Antibiotics or home remedies?

For parents, it can be hard to tell whether your child’s illness requires antibiotics or if there are other ways to effectively treat their symptoms. In order to prevent over-use of these drugs, it’s important to know which situations can use home remedies instead of antibiotics.

“If your child has an ear infection, consider using over-the-counter pain relievers in place of antibiotics,” says Steven Perkins, D.O., family physician at Mayo Clinic Health System - Franciscan Healthcare in Waukon. Children’s ear infections usually improve within two to three days, especially for kids who are two years or older. If your child’s health does not improve within a few days, it would be wise to take them in to see their provider.

Dr. Perkins recommends antibiotics for an ear infection in the following instances: if your child is six months or younger, if your child is between six months and two years old and has moderate to severe pain, and children two years or older with severe symptoms.

“Do not use antibiotics to treat your child’s cold, flu, and most other respiratory infections,” says Dr. Perkins. Most respiratory infections are caused by viruses and antibiotics do not treat viruses. Antibiotics are made for fighting bacteria.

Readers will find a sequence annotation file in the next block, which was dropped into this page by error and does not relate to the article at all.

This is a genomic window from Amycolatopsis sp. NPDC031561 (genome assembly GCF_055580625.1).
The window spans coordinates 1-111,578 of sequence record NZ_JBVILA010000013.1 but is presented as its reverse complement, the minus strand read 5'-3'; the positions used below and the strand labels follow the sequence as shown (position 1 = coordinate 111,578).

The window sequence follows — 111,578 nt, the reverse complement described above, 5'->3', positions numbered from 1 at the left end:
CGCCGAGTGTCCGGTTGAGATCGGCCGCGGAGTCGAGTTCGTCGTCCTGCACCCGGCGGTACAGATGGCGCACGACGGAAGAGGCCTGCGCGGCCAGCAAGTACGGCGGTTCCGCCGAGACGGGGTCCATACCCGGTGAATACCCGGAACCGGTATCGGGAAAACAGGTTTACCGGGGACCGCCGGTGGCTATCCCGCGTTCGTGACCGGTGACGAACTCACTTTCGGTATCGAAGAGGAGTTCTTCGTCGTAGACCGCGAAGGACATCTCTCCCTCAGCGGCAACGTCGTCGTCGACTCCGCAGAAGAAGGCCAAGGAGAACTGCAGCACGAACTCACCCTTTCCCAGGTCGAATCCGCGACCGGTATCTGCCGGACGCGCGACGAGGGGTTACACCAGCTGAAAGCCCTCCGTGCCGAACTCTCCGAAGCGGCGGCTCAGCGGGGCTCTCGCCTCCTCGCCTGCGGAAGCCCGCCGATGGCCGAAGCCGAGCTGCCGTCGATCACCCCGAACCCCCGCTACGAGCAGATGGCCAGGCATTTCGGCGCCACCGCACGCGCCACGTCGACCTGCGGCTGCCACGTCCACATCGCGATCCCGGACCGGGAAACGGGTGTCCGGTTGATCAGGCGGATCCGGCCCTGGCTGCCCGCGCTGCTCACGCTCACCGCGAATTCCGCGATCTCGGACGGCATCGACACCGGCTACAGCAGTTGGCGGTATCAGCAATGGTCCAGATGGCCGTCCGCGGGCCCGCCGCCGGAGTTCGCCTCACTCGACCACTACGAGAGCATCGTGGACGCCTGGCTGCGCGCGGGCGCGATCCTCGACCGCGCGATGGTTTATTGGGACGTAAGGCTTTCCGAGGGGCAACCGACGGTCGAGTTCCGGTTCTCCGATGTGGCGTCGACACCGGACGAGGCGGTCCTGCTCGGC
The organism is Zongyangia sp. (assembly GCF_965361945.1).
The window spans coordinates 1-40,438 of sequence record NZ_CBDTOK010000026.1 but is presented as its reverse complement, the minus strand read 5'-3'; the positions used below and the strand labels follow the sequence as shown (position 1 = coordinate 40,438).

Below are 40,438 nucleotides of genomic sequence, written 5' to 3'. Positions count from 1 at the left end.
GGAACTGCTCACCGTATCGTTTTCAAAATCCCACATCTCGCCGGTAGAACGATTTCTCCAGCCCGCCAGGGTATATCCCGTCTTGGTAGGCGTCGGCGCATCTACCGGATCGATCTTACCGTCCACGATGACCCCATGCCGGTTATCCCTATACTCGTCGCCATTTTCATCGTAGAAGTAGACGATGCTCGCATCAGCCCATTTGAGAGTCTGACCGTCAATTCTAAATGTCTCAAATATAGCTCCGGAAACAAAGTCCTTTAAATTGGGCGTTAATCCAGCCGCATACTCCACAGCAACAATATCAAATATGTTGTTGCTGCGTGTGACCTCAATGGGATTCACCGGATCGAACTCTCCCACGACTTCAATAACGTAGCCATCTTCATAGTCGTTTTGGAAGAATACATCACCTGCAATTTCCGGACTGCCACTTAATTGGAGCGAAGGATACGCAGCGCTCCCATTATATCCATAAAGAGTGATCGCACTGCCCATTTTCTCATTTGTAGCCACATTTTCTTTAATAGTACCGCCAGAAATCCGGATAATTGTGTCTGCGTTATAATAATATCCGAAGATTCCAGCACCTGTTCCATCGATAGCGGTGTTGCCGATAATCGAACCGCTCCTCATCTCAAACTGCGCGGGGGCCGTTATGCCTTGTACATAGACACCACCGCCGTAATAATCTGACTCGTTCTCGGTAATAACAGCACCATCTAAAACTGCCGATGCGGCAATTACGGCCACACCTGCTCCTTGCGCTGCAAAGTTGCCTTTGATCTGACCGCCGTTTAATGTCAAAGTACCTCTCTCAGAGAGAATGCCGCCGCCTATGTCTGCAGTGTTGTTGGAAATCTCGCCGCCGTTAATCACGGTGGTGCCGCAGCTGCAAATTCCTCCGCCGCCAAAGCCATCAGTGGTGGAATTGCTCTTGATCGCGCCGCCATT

Instead, Dr. Perkins suggests offering your child warm liquids such as tea or soup. These can have a soothing effect and loosen mucus. Over-the-counter saline nasal drops or saline spray can also help loosen nasal mucus. Try running a cool-mist humidifier in the child’s room or steam from a hot shower for additional relief.

Strep throat is caused by bacteria. However, most children with the symptoms of strep throat actually have a virus, explains Dr. Perkins. “You should ask for a strep throat test before turning to antibiotics to cure your child’s symptoms,” he says. Ice cream, frozen fruit pops or cold beverages may help to soothe a sore throat. Older children can try gargling salt water or sucking on throat lozenges. Always encourage your child to get enough rest so their bodies have a chance to recover.

Consider getting antibiotics for your child when a cough persists for 14 days or more. Antibiotics are also necessary if a doctor diagnoses your child with a bacterial infection, such as strep throat.

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